Zucchini, Chilli & Gruyère Buns

By Nadine Ingram

Zucchini, Chilli & Gruyère Buns

Zucchini, Chilli & Gruyère Buns. These buns have a cult following amongst our morning customers. Toasted with butter and a sprinkle of sea salt is the way they roll.

Makes 16


strong bakers flour 300 g

plain flour, plus extra for dusting 100 g

caster sugar 2 tsp

salt 2 tsp

olive oil 1 tbsp

fresh yeast 10 g or dried yeast 5 g

tepid water 300 ml

milk 1 tbsp

bird’s eye chillies, finely chopped 2

medium zucchini, grated 1

grated gruyère 60 g


Place the flours, sugar, salt, oil, yeast, water and milk in the bowl of an electric mixer fitted with a dough hook (or use your hands to form the dough into a ball). Mix on low speed for a couple of minutes until it begins to form a ball, then increase the speed to medium and mix for 5 minutes to develop the protein and give your dough structure. (If you are kneading with your hands, stretch the dough as you are kneading it and continue to work it on the bench for 10 minutes longer than you would if using the machine.)

At this stage the dough will start to form a ball around the dough hook, peeling away from the sides of the bowl. To check that the dough is ready, you can do a stretch test. To do this, peel away a small piece of dough, roll it in the palms of your hand to form a ball and then stretch it out between your fingertips. If it doesn’t tear easily, it is ready. If it does, knead the dough for another few minutes to develop the structure of the bread.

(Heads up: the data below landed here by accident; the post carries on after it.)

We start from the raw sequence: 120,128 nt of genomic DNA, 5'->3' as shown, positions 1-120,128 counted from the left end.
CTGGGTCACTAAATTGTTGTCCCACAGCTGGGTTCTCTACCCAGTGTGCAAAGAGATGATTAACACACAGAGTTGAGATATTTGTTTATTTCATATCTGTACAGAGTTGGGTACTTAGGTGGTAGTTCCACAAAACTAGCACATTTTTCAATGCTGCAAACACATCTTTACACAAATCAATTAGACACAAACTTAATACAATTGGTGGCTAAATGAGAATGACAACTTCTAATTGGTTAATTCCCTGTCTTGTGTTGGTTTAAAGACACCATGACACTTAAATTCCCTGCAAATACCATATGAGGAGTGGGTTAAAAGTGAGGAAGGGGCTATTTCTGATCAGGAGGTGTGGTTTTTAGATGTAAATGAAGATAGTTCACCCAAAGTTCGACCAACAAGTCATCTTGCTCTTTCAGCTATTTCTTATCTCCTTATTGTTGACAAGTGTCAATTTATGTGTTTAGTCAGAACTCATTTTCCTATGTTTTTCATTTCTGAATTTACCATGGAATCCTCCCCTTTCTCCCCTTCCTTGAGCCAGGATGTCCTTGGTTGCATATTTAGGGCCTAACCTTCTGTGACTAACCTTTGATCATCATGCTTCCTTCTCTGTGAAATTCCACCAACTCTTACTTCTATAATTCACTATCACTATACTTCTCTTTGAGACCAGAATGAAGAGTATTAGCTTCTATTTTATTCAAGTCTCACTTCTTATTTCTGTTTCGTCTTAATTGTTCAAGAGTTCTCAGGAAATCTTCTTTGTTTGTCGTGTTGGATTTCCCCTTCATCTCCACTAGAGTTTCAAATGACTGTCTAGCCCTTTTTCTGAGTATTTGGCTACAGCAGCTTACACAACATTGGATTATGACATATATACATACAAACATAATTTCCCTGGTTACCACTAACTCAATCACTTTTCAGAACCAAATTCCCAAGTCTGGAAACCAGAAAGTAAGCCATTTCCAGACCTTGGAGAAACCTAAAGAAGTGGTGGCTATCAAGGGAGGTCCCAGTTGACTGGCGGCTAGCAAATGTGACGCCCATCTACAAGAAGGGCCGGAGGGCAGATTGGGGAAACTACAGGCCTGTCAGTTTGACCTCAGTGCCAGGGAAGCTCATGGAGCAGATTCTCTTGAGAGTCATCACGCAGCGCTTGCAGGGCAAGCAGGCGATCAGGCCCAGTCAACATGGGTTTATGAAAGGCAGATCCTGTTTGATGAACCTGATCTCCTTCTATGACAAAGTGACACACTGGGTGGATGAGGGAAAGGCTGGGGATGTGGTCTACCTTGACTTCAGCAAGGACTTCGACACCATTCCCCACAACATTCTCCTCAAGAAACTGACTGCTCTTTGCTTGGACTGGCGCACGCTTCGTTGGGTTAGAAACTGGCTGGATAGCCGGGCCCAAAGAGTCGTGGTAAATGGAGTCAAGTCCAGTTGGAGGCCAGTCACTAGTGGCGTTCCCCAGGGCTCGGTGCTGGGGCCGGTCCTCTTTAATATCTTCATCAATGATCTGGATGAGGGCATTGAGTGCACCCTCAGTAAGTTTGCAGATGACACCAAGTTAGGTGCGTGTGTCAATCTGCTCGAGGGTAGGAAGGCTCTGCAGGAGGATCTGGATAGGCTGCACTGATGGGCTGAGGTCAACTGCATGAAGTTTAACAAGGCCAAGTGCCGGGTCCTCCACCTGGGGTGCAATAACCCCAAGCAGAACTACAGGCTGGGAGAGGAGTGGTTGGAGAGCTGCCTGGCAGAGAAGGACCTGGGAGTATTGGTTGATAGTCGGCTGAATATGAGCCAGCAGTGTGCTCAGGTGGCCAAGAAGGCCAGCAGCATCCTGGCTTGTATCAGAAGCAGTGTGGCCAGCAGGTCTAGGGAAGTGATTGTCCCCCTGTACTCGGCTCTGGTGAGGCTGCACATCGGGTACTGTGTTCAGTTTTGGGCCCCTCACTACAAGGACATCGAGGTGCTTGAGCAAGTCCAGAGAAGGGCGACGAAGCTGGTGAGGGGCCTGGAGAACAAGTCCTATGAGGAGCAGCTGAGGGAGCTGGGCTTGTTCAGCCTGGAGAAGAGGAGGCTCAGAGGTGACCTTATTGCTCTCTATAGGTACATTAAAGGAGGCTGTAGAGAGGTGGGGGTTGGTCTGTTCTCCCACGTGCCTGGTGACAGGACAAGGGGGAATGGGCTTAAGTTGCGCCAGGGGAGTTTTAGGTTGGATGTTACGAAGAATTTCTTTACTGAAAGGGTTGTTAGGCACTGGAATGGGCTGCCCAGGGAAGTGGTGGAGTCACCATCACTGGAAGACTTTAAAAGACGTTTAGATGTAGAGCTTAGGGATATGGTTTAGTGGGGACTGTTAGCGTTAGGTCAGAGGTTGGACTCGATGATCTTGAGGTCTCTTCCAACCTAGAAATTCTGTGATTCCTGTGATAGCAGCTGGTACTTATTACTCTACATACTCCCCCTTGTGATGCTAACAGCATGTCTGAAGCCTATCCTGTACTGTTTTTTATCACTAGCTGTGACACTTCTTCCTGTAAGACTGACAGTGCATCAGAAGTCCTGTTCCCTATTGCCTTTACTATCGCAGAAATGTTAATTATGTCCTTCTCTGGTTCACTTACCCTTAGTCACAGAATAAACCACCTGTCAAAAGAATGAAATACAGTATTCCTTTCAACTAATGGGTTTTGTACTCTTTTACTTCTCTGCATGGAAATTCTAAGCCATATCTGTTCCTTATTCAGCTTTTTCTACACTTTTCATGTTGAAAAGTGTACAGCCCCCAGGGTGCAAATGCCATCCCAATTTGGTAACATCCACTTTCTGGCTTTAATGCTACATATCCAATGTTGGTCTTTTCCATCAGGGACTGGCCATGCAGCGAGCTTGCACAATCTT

Transfer the dough to a lightly oiled bowl, cover it with plastic film or a tea towel and place in a warm place to prove for 45 minutes or until it has doubled in volume.

Knock back the dough by turning it out onto a lightly floured work surface, then gently pat it into 30 cm x 20 cm rectangle. Fold the dough in half, then in half again (as if you are folding a piece of paper). Return it to the bowl, then cover and prove for a further 30 minutes or until doubled in volume.

Turn out the dough onto a floured surface once more, patting it gently with your hands to form the same rectangle as before. Sprinkle the chilli evenly over two-thirds of the dough, leaving the remaining third bare. Squeeze any moisture out of the zucchini and spread it over the chilli, followed by the cheese. Fold the bare portion of dough over half the cheese mixture, and then over again to completely envelop the filling.

Turn the dough so the seam is parallel to your body, using extra flour on the bench to stop it sticking, then pat it out to a 30 cm x 15 cm rectangle. Dust the top of the dough with a little flour (or leave it plain if you prefer), then cover with a tea towel and rest on the bench for 10 minutes.

Preheat the oven to 190°C and line a baking sheet with baking paper.

Using a dough cutter or a large knife cut the dough in half lengthways, then cut across the two rows to form 16 even square buns. Place the buns on the prepared baking sheet, cover with a tea towel and prove one last time for 15 minutes or until they have doubled in volume.

Bake the buns for 25–30 minutes or until golden, then remove them from the oven and cool on the tray.

At Flour and Stone, we slice them in half horizontally and toast them, although they are just as delicious fresh from the oven. Either way, don’t forget the butter.


Extracted from Flour and Stone by Nadine Ingram, published by Simon & Schuster Australia, RRP AU$55 or NZ$65.

Photography © Alan Benson



Let us keep you up to date with our weekly MiNDFOOD e-newsletters which include the weekly menu plan, health and news updates or tempt your taste buds with the MiNDFOOD Daily Recipe.